image/svg+xmlIANSA 2015 ● VI/1 ● 95–106Michaela Divišová, Petr Šída: Plant Use in the Mesolithic Period. Archaeobotanical Data from the Czech Republic in a European Context – a Review 99 suggests that possible cereal production during the Mesolithic was of low-intensity and the purpose for this could have been the planting of cereals for prestige reasons (Mithen 1996; Tinner et al. 2007). Although this may represent an economically-useful activity, one should take into account that growing sedentarism, associated with the adoption of agriculture, gave rise to epidemics and health problems and should not be perceived unambiguously (Tringham 2000; Bánffy 2005; Beneš 2013). On the other hand, very little is known about the social organisation and beliefs of Mesolithic communities in central Europe, particularly in contrast to the south-east European Neolithic and the issue concerning the origins of agriculture, where the cult and ritual life has been well documented in the archaeological record (Hodder 1990; Bánffy 2005). 5. Selected plants occurring in the Mesolithic context: perspectives from archaeobotany and ethnobotany The plant macroremains of the following taxa are recorded as occurring at European Mesolithic sites based on the above-mentioned studies. Special attention is also paid to taxa recovered from sites in the Czech Republic. Here, ethnobotanical information on these plants is also provided. It should be kept in mind that these are not all the taxa identifed within the Mesolithic context, but rather those taxa that occur at several sites or within a context suggesting their manipulation by humans are presented and discussed. 5.1 Seeds, fruits and nuts 5.1.1 Corylus avellana Hazelnut shells represent very abundant macroremains at most sites. Very likely, hazelnuts functioned as staple food, since their energetic value is very high, containing more than 60% fat, 15% protein and nearly 17% carbohydrate, in addition to a large amount of unsaturated fatty acids, minerals and vitamins (Holst 2010). However, they are easily recognisable in contrast to other sources, particularly underground storage organs in the archaeological record; their role, therefore, may be overestimated (Mason et al. 2002). Their frequent occurrence may also be connected with their roasting, which facilitates hazelnut cracking and grinding, destroys contaminants, induces a nutty favour and digestion and, last but not least, enables their synchronous harvest (Mithen et al. 2001; Mears, Hillman 2007; Holst 2010).Large amounts of hazelnut shells are known, for instance, from the sites of Duvensee, Germany (Holst 2010) or Staosnaig, Scotland (Mithen et al. 2001). In the Czech Republic, fnds of hazelnut shells are reported from Okrouhlík, Dolský Mlýn, Máselník, Pod Zubem, Pod Křídlem, Arba, Sojčí Převis, Jezevčí Převis, Kristova Jeskyně, Schwarzenberg Lake, Údolí Samoty, Dvojitá Brána u Rohlin, (Opravil 2003; Pokorný 2003; Komárková 2005; Pokorný et al. 2008; Žáčková 2008; Svoboda et al. 2013; Divišová 2014). 5.1.2 Quercus sp. Acorns are nutritionally comparable to cereals, being largely a source of carbohydrates, fats and fbres. Acorn also contains proteins, amino acids and vitamins, mostly A and C. Apart from acorns for food, oaks were exploited for numerous other purposes, including construction material, charcoal production, frewood, production of rope, and the extraction of tannin (Rosenberg 2008, 169).With respect to the Mesolithic period, S. L. R. Mason (2000) considered the possible role played by fre and challenged the traditional view that fre might have been used mainly to improve hunting (Mason 2000, 139–140). Instead, she focuses on the manner in which burning contributes to acorn gathering and posits that burning reduces competition for nutrients, etc. , from other species, and in so doing concentrates available resources to the acorn crop. In addition, removing ground cover facilitates the gathering of acorns.Finds of acorns are reported from a number of sites such as Tybind Vig and Halsskov, Denmark (Kubiak-Martens 1999; Robinson, Harild 2002) or Roc del Migdia, Catalonia (Holden et al. 1995). 5.1.3 Trapa natans Fruits of Trapa natans are rich in starch (50%), protein (10%) and fat. They can be eaten raw, as well as boiled or roasted. They can also be preserved for several weeks, when roasted. As in the case of hazelnuts, roasting makes them easier to open, ground to four and a better favour is also induced (Renfrew 1973; Karg 2006). Remains of T. natans have been found, for instance, at sites in the Dutch central river area (Out 2009). In the Czech Republic, fruits of T. natans have been found at the site of Schwarzenberg Lake (Pokorný et al. 2008; 2010). 5.1.4 Cornus mas Bushes of Cornus mas bear edible fruits, which are widely used as food and medicine, since they contain a large amount of vitamin C (Klimenko 2004; Łuczaj 2012). Interestingly, fnds of C. mas stones in deposits related to burial infll are reported from the site of Vlasac, Serbia (Filipović et al. 2010 ). 5.1.5 Cornus sanguinea Although the edibility of fruits of C. sanguinea is discussed (Dietsch 1996; Out 2009), they are known to be eaten from the ethnobotanical record ( e.g. Dénes et al. 2012). The fruits are slightly toxic, but their palatability and edibility increase after preparation. Moreover, selective use of C. sanguinea for Mesolithic and Neolithic fsh traps has been observed in the Netherlands (Out 2008b). There are fnds of stones of C. sanbuinea at several sites in the Netherlands (Out 2009) as well as in Denmark (Kubiak-Martens 1999). 5.1.6 Rubus sp. Fruits of Rubus taxa represent a food resource often referred to as unsuitable for storage (Out 2009). On the
image/svg+xmlIANSA 2015 ● VI/1 ● 95–106Michaela Divišová, Petr Šída: Plant Use in the Mesolithic Period. Archaeobotanical Data from the Czech Republic in a European Context – a Review 100 other hand, recent hunter-gatherers have been reported to store them over the winter (Mears, Hillman 2007). Also, these taxa may be consumed directly without any preparation and evidence of their consumption may thus be underrepresented (Out 2009). Ethnobotanically, the utilization of Rubus fruits, leaves, roots, as well as whole plants, mostly for food and medicine, may be traced (Moerman 1998, 492–494; Mears, Hillman 2007). Fruits or Rubus taxa have been found at several sites, for example, R. idaeus from the site of Halsskov, Denmark can be mentioned (Robinson, Harild 2002). In the Czech Republic, R. idaeus and R. saxatilis have been retrieved from Jezevčí převis and Schwarzenberg lake (Pokorný 2003; Žáčková 2008; Pokorný et al. 2010). 5.1.7 Sambucus sp. Sambucus nigra represents one of the most versatile plants used for food, medicine, crafts and games, as well as for ornamental purposes. In addition, almost every part of the plant, including the bark, roots, leaves, fowers, and fruit, has some uses. Finds of Sambucus ebulus/nigra are known, for instance, from Vlasac, Serbia (Filipović et al. 2010). In the Czech Republic, seeds of Sambucus nigra were recovered from Jezevčí převis (Pokorný 2003). In contrast to Sambucus nigra, S. racemosa requires processing to render it edible, since the fruit and its seeds are somewhat toxic. However, S. racemosa represents a widely-used food, as well documented through the ethnobotanical record, representing a particularly good source of vitamin C, copper and fbre. Due to its toxicity, the berries are nearly always described as being cooked prior to consumption. Native American groups on the southern Northwest Coast cooked red elderberry fruit through steaming on rocks, pit-baking, and boiling. Interestingly, there are no clear reports that seeds were removed during the cooking or drying phases of processing. Seeds were generally removed while the fruit was being consumed. Red elderberry appears to have been a readily and commonly stored fruit on the Northwest Coast, also being described as an important winter food (Moerman 1998, 513–514; Losey et al. 2003). In the Czech Republic, Sambucus racemosa was recorded at the site of Dvojitá brána u Rohlin (Divišová 2014). 5.1.8 Chenopodium album Chenopodium album has edible foliage as well as easily gatherable seeds, which can be harvested in great quantity. Its extensive use for food as well as medicine is widely known. The green leaves and stems are eaten raw, boiled or dried for future use. The seeds are most commonly used for porridge or ground into four, subsequently used for making bread ( e.g. Moerman 1998, 154–155; Mears, Hillman 2007). Seeds of C. album are commonly found at Mesolithic sites. For example, Halsskov and Tybrind Vig, Denmark (Kubiak-Martens 1999; Robinson, Harild 2002) or German Rhineland (Knörzer et al. 1999) can be mentioned. In the Czech Republic, the presence C. album has been recorded at Jezevčí převis (Pokorný 2003). 5.1.9 Rosa sp. The fruits of Rosa sp. are edible, characterized by a uniquely high concentration of vitamin C. On the other hand, it is interesting to note that although the fesh is of good taste, the seeds and hairs need to be rinsed away as they cause choking and irritation of the throat (Mears, Hillman 2007). Fruits of Rosa sp. have been found for instance at the Danish site of Tybrind Vig (Kubiak-Martens 1999) or at Dutch wetland sites (Out 2009). 5.1.10 Malus sylvestris Malus sylvestris bears good tasting fruits, although their vitamin content is relatively poor. However, the energetic value of dried apples is considerable, since they contain 62% carbohydrate (Renfrew 1973; Out 2009). Fruit fragments and seeds of M. sylvestris have been recovered from several sites, e.g. Tybrind Vig, Denmark (Kubiak-Martens 1999). 5.2 Green vegetables Many taxa found at Mesolithic sites represent plants which could have been used as green vegetables, although one should bear in mind that this is extremely diffcult to prove. Among these potentially edible taxa, namely Chenopodium album (see above), Urtica dioica , Phragmites australis , Rumex crispus , Rumex sp., Atriplex sp., Stellaria media , Polygonum sp., Potentilla anserine , etc. , can be considered. 5.3 Roots/tubers/rhizomes As already mentioned, underground storage organs are argued to represent an important food resource in European Mesolithic. Furthermore, many of the following plants are known for their extremely versatile use. A case study concerning the use of Pteridium aquilinum is presented below to illustrate this phenomenon. Not only Pteridium aquilinum , but also taxa such as Ficaria verna , Bolboschoenus maritimus , Beta vulgaris ssp. maritimus , Typha latifolia/ angustifolia , Allium sp., Sagittaria sagittifolia , Polygonum sp., Phragmites australis , Schoenoplectus lacustris , Nymphaea alba , Nuphar lutea etc. should be perceived in this manner. 5.3.1 Pteridium aquilinum The bracken has been widely utilized in a variety of ways by humans in all parts of the world (Rymer 1976). Bracken has been mainly used as a food. Either the young fronds (‘fddleheads’) or the rhizomes have been widely used as food in many areas such as aboriginal Australia, New Zealand, North America, Britain or Japan. The rhizomes in particular have considerable stores of starch and have been the source for a sort of four, which was used as a caloric staple by hunter-gatherers such as the Maori of New Zealand (McGlone et al. 2005) and the indigenous people of Western Washington (Norton 1979). The ethnographic record even shows how this fern was collected and prepared as a form of four and baked or dried into cakes and bread. The ethnographic record also shows that plant management by burning was occurring in Western Washington in association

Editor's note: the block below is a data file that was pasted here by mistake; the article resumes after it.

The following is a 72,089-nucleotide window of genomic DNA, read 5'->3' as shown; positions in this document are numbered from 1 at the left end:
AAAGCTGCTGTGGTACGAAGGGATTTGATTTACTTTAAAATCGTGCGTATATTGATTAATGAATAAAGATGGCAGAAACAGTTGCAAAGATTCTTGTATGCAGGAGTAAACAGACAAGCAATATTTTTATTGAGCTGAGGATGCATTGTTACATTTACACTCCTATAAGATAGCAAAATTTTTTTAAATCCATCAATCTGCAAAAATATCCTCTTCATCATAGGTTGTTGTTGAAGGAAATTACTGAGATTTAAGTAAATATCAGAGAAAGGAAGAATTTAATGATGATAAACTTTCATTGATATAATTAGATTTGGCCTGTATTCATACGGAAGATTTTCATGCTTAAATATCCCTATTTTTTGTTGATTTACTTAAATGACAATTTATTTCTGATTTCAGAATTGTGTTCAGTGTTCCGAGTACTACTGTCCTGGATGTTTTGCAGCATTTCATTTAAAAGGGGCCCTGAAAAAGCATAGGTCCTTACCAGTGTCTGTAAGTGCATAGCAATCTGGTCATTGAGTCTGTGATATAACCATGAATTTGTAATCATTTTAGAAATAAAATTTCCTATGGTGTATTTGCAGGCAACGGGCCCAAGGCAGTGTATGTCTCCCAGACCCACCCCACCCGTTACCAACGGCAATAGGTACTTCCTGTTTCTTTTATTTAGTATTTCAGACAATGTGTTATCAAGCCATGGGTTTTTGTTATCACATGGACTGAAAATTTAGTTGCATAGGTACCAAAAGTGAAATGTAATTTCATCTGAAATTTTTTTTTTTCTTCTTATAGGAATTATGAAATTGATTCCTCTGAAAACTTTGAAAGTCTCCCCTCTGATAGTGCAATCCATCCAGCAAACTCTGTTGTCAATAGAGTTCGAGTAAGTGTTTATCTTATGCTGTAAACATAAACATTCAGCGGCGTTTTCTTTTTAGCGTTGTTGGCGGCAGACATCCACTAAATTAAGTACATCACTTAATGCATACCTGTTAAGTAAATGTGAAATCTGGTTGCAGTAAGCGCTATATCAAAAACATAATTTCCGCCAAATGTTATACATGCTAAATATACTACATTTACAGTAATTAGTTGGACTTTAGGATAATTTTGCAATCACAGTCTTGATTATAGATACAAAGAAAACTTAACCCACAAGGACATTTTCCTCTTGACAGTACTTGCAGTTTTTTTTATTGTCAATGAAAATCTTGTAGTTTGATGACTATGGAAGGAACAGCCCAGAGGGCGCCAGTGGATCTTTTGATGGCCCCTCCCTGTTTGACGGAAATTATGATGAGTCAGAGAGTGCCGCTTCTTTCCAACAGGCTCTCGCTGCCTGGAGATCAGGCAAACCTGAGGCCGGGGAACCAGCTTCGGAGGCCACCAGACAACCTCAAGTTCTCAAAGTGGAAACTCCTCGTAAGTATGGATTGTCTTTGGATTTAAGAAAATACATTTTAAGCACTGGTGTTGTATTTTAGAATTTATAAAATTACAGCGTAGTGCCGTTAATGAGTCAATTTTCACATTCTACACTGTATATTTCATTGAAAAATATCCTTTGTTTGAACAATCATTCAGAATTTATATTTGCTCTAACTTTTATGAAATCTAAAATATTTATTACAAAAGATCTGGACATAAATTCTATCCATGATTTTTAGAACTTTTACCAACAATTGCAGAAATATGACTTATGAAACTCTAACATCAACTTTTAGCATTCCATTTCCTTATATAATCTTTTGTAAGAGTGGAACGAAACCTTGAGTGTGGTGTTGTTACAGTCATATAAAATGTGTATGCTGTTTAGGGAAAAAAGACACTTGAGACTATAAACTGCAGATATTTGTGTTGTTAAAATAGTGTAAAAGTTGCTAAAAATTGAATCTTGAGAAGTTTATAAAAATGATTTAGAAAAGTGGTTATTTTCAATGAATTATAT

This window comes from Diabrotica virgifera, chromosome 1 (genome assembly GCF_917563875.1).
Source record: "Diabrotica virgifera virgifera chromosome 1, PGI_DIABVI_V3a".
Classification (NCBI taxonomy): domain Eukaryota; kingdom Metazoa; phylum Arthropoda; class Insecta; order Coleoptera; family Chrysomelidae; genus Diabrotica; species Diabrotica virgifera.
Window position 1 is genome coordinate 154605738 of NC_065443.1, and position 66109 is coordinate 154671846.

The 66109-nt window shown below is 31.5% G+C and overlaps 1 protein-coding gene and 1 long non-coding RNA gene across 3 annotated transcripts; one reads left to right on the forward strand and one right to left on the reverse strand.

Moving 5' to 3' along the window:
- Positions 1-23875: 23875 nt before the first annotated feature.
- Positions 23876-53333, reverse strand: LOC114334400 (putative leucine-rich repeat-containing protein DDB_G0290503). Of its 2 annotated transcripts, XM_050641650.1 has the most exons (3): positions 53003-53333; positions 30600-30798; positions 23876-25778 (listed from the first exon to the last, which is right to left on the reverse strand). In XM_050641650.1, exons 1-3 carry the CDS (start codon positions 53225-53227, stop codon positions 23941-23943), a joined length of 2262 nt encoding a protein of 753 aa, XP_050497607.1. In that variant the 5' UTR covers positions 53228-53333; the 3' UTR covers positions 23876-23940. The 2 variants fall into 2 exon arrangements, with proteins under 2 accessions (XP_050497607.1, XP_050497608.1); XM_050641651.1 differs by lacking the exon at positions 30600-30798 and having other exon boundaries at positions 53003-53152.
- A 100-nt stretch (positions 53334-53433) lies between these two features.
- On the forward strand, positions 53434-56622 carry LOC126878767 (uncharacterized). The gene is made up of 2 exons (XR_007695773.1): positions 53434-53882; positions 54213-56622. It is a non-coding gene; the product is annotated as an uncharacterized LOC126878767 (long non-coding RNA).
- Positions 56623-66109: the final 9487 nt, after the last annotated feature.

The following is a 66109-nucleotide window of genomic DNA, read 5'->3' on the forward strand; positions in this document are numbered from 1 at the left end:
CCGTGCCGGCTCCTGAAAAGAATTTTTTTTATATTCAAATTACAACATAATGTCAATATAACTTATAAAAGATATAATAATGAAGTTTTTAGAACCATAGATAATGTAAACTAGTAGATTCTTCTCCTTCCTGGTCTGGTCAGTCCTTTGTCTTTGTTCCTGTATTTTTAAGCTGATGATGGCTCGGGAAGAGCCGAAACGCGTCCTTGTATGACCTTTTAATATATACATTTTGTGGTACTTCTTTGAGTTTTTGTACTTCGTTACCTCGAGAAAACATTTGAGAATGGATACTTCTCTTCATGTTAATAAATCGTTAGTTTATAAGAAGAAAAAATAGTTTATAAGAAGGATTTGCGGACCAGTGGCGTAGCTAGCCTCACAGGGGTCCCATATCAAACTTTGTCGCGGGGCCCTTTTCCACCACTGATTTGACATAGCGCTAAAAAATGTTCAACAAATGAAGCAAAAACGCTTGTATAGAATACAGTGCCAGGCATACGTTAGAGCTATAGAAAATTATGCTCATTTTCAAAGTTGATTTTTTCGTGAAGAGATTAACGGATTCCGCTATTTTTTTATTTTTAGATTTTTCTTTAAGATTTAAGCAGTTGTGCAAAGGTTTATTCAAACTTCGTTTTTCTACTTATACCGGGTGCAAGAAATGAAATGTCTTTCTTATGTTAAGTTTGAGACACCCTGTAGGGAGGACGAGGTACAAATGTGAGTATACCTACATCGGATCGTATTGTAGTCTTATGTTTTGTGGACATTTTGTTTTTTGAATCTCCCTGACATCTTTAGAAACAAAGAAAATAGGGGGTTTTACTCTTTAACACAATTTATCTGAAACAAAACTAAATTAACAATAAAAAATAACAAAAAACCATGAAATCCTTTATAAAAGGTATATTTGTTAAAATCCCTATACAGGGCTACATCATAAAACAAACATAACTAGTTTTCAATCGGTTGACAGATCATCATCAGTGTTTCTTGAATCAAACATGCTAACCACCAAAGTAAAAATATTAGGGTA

image/svg+xmlIANSA 2015 ● VI/1 ● 95–106Michaela Divišová, Petr Šída: Plant Use in the Mesolithic Period. Archaeobotanical Data from the Czech Republic in a European Context – a Review 101 with bracken, which survives periodic burning well since its top growth dies down in the autumn and the root system is not harmed by fres. Moreover, not only does land management by burning encourage bracken growth, but heating bracken can also reduce its toxicity (Pohl 1955, Norton 1979).Apart from the already-mentioned use of bracken as a food resource, bracken fern has been widely used for other purposes such as bedding for animals and man, foor cover, fuel, as an ornamental and ritual plant, as a dying agent, for roofng, baskets, mulch, or as source of potash for the glass and soap industry in various parts of the world in various eras (for further details and literature see Rasmussen 2003). Moreover, in many parts of the world such as Japan, Korea, China or Brazil, bracken is still used for food, since the content of ptaquiloside, which causes bracken toxicity, can be signifcantly reduced by steeping, boiling, etc. ( e.g. Rasmussen 2003). Furthermore, to fnd out if bracken could have been a staple food, Ray Mears and Gordon Hillman conducted an experiment concerning digging up the rhizomes of many populations of bracken in several parts of the British Isles. Surprisingly, they failed to fnd any with suffcient stores of starch to justify the effort expended, which highlights the importance of detailed local knowledge when foraging for wild foods (Mears, Hillman 2007).Turning now to the archaeological record, one should bear in mind that spores of bracken fern, Pteridium aquilinum , appear in the pollen record in the central European Mesolithic ( e.g. Pokorný et al. 2008). Another striking fact about the pollen record is that bracken spores seem to be signifcantly correlated with human activity and disturbances visible in the pollen record (Pokorný 1999; Kuneš et al. 2008).The important question that remains to be answered is whether bracken fern was utilized by Mesolithic hunter-gatherers, as implied by a Western Washington analogy. In this respect, particularly interesting is the case of the Late Mesolithic Netherlands. L. Kubiak Martens (2008) conducted an analysis of charred parenchymal tissue from vegetative parts of plants originating from a large number of samples which are associated with the Late Mesolithic site of Hattemerbroek using scanning electron microscope (SEM). She succeeded in identifying parenchymal tissue of at least two types of fern – bracken ( Pteridium aquilinum ) and most likely male fern ( Dryopteris flix-mas ). These were found along with some other plants such as horsetail ( Equisetum ) or a rhizome belonging to Cyperaceae. According to the author, the context they come from suggests that they represent food waste, but they must have frst become charred, likely during cooking beforehand elsewhere. It is clear at this point that the identifcation of charred fragments of pyrenchymatical tissue from tubers and rhizomes using SEM is of crucial importance and that evidence gained by this technique is easily overlooked when standard methods of plant identifcation are used (Perry 1999; Kubiak-Martens 1999; 2008; Mason et al. 2002). However, the identifcation of root food is not a common part of archaeobotanical research. As already stated, it is obvious that the analysis of roots and tubers is essential in the study of plant use in the Mesolithic as well as the hunter-gatherer economy. Lastly, it is important to note that the case of bracken fern is only one of many possible plant resources. 5.4 Other uses Apart from the use of plants for food and medicine, other uses such as for dyeing, tanning, constructions, vessels or cordage should also be taken into account. Taxa such as Phragmites australis , Pteridium aquilinum, Typha angustifolia/latifolia , Quercus sp., Cornus sanguinea , Urtica dioica etc. can all be mentioned here. 6. Evidence from the Czech Republic As already noted above, only several Mesolithic sites have been investigated archaeobotanically in the Czech Republic (Figure 1). The evidence comes from two key research areas – the north Bohemian sandstone region and the Třeboň basin in the southern part of the Czech Republic.